On Thursday night I headed to Portland after my Greek class to play in a special golf tournament with some customers and friends. The tournament was held at this amazing golf course on the coast of Oregon, some 4 hours south of Portland. I left Seattle at 9pm and drove until almost 2 in the morning, stopping to sleep in the back of my truck for a few hours and then woke up at dawn and kept on driving. Although not normally known as a stellar night driver (after falling asleep at the wheel in college and having a near fatal vehicle rollover accident) on this night I wasn’t fatigued at all. I was emboldened with a sense of FREEDOM as I drove south from Seattle. Normally with a family of 5, road trips are a endless series now of bathroom breaks, restaurant requests, turning the portable DVD player on so the sound of Cinderella blasts through the car, and even a few times recently, our baby throwing up onto her car seat in the middle of a road trip. Nothing ruins a good road trip more than the smell of vomit in your vehicle. This is what road trips look like for me now in my 30’s.
But when I was 22, in the 6 months following graduation at Whitworth College, my life was a road trip. I had studied American Travel Literature as my senior project as an English major. After graduation and a summer’s worth of fish guiding to save my money, I embarked on a 6 month tour of America in a 1984 Volkswagen bus I had optimistically labeled “Hope.” In the course of the next half year, I drove over 25,000 miles, through all the lower 48 states and the eastern Canadian Provinces. I slept in National Parks and watched the sun rise over the Atlantic Ocean and later dip into the Pacific Ocean. I did inner city work in Philadelphia and spent time under the stars in Taos, New Mexico. If there was one word I would use to describe the journey? FREEDOM. I was totally free to do whatever my will possessed. Every day I would look at a map over my morning breakfast of instant oatmeal and French pressed coffee, and say, “Where to next?”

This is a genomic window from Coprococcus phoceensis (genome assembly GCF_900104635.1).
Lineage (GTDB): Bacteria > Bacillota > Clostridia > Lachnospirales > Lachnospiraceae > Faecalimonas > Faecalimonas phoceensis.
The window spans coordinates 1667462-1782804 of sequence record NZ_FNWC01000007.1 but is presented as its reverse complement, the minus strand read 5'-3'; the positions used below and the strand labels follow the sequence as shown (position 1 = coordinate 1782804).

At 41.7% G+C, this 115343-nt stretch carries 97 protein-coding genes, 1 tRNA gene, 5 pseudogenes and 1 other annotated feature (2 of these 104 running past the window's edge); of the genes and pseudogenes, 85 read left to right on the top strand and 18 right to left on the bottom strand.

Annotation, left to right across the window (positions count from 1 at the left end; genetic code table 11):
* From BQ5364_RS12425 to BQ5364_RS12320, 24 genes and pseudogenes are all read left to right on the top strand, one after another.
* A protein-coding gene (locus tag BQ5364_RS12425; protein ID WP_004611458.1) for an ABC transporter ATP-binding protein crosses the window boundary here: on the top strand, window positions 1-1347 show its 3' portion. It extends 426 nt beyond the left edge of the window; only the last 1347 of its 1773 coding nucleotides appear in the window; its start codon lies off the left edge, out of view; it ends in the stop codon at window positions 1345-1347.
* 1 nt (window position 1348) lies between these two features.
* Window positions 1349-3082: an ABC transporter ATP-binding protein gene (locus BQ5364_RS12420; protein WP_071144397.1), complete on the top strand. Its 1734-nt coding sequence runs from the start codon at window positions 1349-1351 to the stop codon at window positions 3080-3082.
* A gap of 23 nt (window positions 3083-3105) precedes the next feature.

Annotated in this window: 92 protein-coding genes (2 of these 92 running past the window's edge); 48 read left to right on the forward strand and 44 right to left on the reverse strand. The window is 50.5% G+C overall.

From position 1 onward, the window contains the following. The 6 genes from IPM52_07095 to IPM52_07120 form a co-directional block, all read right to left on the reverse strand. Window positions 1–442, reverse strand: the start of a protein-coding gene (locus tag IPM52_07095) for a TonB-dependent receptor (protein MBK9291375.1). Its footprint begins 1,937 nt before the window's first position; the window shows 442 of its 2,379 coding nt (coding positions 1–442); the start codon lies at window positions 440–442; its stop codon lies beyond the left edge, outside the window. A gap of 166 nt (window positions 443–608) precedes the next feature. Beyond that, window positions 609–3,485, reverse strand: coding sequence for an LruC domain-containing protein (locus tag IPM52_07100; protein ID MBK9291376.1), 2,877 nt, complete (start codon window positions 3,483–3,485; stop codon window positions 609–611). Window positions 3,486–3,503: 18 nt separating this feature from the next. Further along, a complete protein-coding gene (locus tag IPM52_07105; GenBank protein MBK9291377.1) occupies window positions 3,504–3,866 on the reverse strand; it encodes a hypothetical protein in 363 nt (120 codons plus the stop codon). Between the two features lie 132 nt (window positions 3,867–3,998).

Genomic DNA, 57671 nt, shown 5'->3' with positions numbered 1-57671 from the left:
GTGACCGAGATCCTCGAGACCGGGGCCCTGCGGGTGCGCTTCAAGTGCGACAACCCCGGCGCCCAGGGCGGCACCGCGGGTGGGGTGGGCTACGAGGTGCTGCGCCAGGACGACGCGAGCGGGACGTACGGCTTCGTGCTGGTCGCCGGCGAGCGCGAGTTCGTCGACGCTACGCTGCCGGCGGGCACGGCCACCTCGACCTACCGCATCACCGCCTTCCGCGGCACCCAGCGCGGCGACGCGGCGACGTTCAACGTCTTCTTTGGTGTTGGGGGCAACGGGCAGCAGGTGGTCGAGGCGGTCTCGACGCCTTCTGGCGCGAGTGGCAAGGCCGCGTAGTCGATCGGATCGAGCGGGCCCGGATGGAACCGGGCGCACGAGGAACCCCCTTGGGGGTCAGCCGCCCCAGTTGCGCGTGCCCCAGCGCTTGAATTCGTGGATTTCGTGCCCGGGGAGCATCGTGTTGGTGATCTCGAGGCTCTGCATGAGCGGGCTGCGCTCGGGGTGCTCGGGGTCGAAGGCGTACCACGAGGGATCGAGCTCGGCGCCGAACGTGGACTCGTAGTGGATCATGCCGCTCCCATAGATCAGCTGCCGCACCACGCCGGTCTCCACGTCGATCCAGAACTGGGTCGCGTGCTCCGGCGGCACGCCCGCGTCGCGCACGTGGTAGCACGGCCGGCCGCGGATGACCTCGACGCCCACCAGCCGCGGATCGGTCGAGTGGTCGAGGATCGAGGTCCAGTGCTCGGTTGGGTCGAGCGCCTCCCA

When I was serving at a soup kitchen in inner city Philadelphia during the journey, I met an amazing Franciscan monk. His name was Father Francis, and he ran the soup kitchen and a barrage of other inner city ministries of the Franciscan order. He was one of those amazing people that you meet that has the unmistakable joy and transformation of character of a person totally devoted to God. His joy and love for the Lord was as transparent on him as the clothes he wore. As a Franciscan, he took three vows to serve Christ: to chastity, to poverty, and to obedience. One day over tea at his residence, I asked him point blank,” Francis, as a man with raging hormones in my 20’s, I simply can not imagine taking a vow to chastity. How have you done it? Isn’t it impossible?” He laughed and smiled knowingly at me, as I’m sure he received that question from every 20-year-old male that he came across. But then he taught me this amazing precept. “Scott, all of life is lived on a continuum between Freedom and Intimacy. You will find later in life that at times you are most free, you also hunger for deeper intimacy. And at times you’ll have deep intimacy, but you’ll find yourself longing for freedom.” The secret, he suggested, is to trust God in your current situation no matter where you are on the continuum.